Some breeds are more natural when it comes to swimming and others may find it a little more challenging. Certain breeds like Labrador Retrievers and Portuguese Water Dogs were developed to be strong swimmers. Their body structures lend themselves to being stronger swimmers and so often these breeds will love nothing more than a splash in the water.

Other breed's body structures may not lend themselves as well to being natural swimmers, but this doesn’t mean they can’t learn with a little help and a life jacket. It’s important to be careful with breeds whose weight distribution doesn’t lend itself to being a natural swimmer – such as bulldogs or dachshunds and also as with all exercise make sure any flat-faced breeds don’t go too far so they’re not too out of breath. 

If your dog isn’t a natural water baby, then start by teaching them to not be scared of the water and progress from there. Start slowly introducing them to the water and give them plenty of praise so they being to associate being in the water as a positive thing.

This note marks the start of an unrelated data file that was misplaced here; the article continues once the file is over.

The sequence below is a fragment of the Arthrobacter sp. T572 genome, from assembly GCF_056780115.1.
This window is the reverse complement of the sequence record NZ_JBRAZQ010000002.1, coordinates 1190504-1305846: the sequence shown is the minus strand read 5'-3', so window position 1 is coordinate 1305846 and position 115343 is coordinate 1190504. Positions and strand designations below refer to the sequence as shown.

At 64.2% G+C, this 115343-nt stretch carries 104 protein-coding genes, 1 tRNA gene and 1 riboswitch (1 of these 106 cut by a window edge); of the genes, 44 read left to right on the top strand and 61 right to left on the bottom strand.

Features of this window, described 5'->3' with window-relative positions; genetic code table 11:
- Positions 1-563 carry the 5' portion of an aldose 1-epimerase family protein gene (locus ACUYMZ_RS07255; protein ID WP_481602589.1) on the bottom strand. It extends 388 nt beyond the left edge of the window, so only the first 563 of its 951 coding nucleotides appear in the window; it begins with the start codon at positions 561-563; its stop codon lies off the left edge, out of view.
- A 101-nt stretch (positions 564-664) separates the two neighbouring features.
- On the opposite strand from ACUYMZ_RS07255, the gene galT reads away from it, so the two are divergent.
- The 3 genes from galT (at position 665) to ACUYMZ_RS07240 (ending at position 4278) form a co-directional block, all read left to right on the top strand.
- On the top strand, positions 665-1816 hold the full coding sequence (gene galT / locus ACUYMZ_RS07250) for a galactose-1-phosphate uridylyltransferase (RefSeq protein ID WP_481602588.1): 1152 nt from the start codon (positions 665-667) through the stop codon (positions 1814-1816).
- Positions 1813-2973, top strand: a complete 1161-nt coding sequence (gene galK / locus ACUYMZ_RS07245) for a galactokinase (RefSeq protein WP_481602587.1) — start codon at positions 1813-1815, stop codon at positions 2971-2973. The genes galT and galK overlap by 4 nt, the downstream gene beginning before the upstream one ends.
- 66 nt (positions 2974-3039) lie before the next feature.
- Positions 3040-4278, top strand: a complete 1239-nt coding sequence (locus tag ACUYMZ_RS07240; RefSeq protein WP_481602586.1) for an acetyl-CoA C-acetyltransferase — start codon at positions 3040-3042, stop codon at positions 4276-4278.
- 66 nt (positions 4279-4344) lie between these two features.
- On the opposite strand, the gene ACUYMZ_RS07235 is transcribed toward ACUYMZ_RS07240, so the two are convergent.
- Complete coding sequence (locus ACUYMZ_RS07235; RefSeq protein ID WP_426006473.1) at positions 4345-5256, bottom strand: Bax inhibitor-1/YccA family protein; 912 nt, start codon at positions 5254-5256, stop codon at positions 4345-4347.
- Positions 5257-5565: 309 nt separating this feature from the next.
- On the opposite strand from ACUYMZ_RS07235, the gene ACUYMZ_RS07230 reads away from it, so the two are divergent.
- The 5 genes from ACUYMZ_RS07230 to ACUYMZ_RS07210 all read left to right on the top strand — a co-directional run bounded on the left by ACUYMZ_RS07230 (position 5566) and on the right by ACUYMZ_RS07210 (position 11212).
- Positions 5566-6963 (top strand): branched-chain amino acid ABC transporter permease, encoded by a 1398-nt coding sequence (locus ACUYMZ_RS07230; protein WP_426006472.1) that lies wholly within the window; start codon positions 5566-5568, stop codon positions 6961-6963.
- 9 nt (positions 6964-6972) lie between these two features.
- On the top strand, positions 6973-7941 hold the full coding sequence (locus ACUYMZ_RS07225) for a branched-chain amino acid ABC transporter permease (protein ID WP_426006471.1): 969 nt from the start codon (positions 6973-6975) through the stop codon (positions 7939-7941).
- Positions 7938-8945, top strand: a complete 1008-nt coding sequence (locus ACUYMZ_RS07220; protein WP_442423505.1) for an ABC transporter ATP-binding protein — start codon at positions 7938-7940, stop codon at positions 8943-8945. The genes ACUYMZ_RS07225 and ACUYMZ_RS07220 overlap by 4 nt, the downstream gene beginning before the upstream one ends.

Even dogs that naturally start to doggy paddle will need a little practice, to begin with, they will likely splash a lot and tire quickly but with a little more time they will be able to keep their bodies afloat and will be able to build up their stamina.

 

Golden Retriever in a blue lifejacket in a lake playing tug-of-war with a green frisbee Black and white spotty dalmation in water holding a red and white life ring

Pictured: Ruffwear Float Coat Life Jacket in Blue (Left)

 

Safety First

  1.  Use A Floatation Device - Float Coats have strategically placed foam panels to support your dog in its natural swimming position to give them optimal buoyancy. They also have handles so you can give your dog assistance when getting in and out of the water. These are great for helping your dog become more comfortable in the water and keeping them safe.